Children Are at Risk

Nationwide, statistics show that children under the age of 16 account for 40% of OHV accidents and fatalities. Several factors contribute to this risk.

Lack of Visual Adult Supervision

Physical Factors: A major cause of accidents among juvenile riders is riding a machine that's too large for them to handle physically.

  • Leg Length: When a child stands on the footrests, the top inseam of the pants should be a minimum of three inches above the seat. While seated, the thigh should be roughly parallel to the ground.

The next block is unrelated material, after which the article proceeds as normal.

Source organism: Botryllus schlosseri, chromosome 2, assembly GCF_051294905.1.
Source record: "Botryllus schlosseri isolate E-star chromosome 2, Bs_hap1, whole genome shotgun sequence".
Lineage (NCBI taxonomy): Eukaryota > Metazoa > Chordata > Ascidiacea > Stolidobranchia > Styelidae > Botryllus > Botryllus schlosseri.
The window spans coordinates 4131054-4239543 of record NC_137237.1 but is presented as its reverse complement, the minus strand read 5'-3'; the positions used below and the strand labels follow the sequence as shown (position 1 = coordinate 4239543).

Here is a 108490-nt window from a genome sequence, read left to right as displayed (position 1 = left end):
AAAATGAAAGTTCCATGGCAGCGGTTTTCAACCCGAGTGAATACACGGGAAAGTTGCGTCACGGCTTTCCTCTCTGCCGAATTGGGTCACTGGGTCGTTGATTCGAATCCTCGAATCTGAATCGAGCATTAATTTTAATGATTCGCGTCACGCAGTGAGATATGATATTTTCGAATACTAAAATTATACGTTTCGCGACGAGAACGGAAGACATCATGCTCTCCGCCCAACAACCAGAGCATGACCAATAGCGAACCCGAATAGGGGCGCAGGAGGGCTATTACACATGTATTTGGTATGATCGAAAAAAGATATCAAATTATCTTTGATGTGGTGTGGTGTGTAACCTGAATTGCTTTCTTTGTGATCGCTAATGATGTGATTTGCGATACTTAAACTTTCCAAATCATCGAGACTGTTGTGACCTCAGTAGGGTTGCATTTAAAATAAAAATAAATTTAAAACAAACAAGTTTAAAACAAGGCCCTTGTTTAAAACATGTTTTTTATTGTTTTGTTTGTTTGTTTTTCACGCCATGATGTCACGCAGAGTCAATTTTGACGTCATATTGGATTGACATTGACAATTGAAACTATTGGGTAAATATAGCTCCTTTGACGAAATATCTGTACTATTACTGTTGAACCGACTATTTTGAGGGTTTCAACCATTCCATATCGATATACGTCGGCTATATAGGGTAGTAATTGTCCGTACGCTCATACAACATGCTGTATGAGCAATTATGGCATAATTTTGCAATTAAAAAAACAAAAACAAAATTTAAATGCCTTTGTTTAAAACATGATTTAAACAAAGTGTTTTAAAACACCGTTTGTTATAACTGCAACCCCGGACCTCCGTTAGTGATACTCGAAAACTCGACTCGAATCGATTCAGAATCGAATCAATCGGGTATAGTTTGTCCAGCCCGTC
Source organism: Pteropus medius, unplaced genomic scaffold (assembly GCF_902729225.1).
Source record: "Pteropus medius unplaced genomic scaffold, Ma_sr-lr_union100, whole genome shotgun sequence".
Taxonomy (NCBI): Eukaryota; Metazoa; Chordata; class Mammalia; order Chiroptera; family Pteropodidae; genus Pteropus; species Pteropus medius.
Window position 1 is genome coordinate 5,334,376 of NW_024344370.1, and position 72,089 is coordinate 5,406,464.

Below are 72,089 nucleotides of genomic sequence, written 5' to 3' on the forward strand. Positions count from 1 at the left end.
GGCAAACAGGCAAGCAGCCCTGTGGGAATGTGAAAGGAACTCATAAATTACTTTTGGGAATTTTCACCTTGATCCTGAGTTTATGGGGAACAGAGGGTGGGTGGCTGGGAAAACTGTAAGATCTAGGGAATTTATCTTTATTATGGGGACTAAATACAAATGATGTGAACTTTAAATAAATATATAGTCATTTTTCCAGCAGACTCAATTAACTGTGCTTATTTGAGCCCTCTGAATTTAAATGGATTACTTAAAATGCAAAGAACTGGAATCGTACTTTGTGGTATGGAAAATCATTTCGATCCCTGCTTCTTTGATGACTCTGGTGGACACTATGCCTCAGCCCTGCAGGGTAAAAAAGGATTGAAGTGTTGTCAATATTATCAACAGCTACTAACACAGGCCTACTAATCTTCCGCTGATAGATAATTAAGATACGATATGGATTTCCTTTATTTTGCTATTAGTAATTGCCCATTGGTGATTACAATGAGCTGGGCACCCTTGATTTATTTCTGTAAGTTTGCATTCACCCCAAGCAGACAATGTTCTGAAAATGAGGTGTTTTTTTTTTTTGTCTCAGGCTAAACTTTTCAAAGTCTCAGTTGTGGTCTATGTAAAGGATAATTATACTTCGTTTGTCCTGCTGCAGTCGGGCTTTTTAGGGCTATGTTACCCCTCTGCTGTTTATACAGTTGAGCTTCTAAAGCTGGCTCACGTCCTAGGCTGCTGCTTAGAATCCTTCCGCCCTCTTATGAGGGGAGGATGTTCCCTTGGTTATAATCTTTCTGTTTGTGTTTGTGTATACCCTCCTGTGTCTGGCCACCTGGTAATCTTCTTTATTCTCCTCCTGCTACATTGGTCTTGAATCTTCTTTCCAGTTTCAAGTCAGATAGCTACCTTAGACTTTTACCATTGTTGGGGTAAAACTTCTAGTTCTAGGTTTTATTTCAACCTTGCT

• Foot Length: A child should be able to reach the brake by rotating the foot on the footrest.
  • Arm Length: When seated on the machine, a child's arms should be long enough to:
    • Turn the handlebars and maintain a firm grip.
    • Operate the throttle comfortably.
    • Operate the brake lever.
  • Strength: A child must have the strength to operate the controls properly.

Perceptual, Motor, and Maturity Factors: Children up to age 16 are at risk when operating OHVs because they:

  • Perceive distances to be greater than what they actually are.
  • Have a shorter attention span than adults.
  • React more slowly than adults.
  • Take more risks—particularly males—and perceive less danger in those risks than adults.
  • Try to imitate more complex maneuvers of parents or older friends.